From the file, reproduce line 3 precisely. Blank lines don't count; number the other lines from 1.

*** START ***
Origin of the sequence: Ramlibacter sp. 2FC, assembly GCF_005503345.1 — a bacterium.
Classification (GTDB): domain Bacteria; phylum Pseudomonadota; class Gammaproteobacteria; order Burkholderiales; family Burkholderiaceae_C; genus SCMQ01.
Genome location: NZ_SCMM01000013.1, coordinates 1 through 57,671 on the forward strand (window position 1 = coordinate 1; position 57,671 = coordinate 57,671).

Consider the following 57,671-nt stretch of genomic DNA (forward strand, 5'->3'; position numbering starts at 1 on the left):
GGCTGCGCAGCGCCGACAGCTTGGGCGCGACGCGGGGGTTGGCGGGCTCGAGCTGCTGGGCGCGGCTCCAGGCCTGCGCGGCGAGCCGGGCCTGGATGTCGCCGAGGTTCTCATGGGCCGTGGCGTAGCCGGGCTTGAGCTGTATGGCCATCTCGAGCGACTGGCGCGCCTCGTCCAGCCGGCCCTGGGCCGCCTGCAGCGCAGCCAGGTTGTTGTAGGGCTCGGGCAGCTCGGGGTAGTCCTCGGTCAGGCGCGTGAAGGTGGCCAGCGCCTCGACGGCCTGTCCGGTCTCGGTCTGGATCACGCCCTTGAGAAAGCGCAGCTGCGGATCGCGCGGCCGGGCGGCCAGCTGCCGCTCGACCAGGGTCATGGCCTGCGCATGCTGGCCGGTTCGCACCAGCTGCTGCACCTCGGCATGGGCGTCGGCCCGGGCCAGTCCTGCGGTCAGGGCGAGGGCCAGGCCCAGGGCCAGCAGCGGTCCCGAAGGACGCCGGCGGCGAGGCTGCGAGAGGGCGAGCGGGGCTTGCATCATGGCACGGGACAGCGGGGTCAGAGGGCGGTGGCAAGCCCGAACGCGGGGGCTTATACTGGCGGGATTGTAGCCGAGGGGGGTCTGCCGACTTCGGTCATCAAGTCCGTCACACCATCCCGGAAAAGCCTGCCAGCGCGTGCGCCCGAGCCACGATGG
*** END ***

Genome location: NZ_SCMM01000013.1, coordinates 1 through 57,671 on the forward strand (window position 1 = coordinate 1; position 57,671 = coordinate 57,671).